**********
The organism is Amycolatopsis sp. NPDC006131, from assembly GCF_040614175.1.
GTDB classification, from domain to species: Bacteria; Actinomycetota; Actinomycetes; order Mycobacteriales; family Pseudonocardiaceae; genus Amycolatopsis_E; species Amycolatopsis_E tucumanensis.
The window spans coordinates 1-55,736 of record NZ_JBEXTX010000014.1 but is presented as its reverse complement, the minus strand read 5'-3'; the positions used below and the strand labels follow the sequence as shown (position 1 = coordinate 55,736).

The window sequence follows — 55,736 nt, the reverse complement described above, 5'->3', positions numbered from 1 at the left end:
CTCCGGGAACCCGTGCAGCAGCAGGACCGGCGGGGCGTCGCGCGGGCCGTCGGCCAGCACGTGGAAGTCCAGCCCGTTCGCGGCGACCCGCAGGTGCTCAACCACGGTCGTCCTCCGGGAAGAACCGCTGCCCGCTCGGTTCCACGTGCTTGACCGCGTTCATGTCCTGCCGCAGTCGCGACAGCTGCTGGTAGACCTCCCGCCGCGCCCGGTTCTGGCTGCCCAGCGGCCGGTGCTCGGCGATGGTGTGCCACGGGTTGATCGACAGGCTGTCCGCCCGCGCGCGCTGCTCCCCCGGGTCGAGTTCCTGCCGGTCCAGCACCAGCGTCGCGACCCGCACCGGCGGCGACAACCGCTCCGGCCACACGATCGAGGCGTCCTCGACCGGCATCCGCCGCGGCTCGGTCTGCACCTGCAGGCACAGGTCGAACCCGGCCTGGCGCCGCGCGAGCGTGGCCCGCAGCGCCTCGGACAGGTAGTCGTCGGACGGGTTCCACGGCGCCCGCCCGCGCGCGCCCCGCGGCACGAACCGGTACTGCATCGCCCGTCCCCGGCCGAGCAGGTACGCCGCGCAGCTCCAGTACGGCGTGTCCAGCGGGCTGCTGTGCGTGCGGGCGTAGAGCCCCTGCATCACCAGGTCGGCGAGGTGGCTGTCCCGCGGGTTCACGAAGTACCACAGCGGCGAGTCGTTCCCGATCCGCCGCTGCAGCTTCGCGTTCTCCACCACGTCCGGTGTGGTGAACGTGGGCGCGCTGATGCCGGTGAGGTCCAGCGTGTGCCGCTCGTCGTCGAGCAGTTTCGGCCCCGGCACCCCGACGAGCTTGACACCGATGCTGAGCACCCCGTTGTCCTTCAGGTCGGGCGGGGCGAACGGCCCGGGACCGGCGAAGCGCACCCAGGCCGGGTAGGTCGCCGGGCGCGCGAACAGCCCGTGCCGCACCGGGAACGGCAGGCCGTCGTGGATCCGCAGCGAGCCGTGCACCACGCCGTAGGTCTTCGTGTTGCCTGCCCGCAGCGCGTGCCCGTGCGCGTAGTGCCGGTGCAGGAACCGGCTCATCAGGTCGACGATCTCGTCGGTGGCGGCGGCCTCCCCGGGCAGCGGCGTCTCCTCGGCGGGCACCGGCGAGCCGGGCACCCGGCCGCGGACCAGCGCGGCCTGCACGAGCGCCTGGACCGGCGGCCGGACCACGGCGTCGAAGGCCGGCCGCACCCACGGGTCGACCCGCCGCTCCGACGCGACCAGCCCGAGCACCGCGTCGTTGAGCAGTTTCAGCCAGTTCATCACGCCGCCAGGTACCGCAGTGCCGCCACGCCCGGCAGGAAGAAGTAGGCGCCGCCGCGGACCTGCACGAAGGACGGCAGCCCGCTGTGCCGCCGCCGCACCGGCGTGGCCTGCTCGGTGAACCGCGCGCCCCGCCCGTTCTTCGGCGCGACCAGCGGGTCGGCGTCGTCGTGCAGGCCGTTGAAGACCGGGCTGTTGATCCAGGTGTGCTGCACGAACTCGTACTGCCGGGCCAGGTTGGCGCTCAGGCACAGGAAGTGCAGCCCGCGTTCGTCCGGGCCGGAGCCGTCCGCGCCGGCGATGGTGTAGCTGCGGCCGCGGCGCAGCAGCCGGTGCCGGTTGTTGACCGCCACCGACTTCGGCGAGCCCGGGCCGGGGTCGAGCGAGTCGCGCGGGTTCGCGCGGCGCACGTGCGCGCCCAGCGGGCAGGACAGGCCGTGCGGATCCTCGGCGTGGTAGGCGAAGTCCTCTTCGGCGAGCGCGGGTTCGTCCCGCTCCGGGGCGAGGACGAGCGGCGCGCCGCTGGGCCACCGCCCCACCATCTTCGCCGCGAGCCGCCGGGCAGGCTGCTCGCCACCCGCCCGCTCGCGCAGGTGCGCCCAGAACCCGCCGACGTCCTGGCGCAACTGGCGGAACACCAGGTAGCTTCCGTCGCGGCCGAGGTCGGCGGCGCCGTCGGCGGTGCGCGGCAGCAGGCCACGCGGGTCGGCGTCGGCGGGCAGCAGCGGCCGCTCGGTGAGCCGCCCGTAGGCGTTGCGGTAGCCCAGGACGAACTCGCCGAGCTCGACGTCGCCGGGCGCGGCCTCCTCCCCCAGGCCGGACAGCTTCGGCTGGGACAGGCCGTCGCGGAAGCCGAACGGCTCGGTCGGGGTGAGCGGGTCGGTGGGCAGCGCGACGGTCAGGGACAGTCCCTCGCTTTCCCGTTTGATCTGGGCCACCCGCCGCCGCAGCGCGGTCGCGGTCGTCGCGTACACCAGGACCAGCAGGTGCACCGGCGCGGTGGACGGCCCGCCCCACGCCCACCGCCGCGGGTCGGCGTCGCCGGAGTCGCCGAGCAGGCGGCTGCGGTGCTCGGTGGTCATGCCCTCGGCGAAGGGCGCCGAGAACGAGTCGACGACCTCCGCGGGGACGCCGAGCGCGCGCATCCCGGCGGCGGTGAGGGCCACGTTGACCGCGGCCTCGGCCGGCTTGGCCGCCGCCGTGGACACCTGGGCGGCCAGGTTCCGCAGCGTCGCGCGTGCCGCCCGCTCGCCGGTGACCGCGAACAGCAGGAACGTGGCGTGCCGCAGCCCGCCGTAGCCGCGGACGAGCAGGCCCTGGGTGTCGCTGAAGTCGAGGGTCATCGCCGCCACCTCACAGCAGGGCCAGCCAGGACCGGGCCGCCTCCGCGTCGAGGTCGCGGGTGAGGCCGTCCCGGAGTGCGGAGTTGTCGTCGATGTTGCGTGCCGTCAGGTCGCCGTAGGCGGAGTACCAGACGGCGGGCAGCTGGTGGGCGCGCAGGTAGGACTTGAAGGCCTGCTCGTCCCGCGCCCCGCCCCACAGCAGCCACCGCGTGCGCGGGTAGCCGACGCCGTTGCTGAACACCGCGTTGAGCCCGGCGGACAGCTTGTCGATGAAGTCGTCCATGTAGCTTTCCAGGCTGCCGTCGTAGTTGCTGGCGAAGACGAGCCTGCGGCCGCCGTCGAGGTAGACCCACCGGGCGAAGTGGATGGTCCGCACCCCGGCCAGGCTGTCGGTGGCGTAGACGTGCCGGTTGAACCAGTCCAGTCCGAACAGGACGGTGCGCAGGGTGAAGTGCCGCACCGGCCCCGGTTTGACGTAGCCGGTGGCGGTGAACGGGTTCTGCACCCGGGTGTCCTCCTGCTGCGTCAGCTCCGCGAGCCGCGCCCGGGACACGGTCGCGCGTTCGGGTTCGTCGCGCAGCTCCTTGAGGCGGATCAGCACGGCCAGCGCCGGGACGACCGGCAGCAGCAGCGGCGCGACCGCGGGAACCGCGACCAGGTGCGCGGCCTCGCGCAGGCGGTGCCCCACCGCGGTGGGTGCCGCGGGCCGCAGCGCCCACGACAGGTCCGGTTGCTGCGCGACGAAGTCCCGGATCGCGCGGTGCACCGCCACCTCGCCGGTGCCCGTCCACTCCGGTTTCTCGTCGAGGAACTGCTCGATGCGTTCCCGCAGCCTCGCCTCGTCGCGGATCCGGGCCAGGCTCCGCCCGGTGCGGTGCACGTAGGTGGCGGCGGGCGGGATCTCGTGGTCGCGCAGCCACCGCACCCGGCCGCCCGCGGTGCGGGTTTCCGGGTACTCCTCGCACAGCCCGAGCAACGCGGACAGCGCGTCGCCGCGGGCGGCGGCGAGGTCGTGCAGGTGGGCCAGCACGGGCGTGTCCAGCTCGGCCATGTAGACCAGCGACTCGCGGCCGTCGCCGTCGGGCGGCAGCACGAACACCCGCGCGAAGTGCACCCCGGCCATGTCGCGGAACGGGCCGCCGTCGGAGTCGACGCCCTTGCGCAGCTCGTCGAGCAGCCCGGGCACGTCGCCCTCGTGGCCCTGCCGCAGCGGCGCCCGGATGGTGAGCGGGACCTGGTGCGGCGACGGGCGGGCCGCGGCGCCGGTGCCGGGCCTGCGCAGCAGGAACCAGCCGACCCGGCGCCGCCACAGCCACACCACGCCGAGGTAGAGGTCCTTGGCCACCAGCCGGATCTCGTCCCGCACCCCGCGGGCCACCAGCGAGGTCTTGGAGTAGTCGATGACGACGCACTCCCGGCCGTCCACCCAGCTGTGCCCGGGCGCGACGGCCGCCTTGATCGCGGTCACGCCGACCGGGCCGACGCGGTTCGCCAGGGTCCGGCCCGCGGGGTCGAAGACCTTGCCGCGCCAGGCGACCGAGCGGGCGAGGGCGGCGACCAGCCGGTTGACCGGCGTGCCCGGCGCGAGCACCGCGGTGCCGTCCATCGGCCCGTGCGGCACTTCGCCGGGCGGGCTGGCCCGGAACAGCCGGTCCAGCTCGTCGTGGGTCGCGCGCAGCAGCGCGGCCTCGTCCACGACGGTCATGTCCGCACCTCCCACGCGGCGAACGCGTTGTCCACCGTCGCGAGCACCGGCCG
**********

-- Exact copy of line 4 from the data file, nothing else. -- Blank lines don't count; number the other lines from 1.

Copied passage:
The window sequence follows — 55,736 nt, the reverse complement described above, 5'->3', positions numbered from 1 at the left end: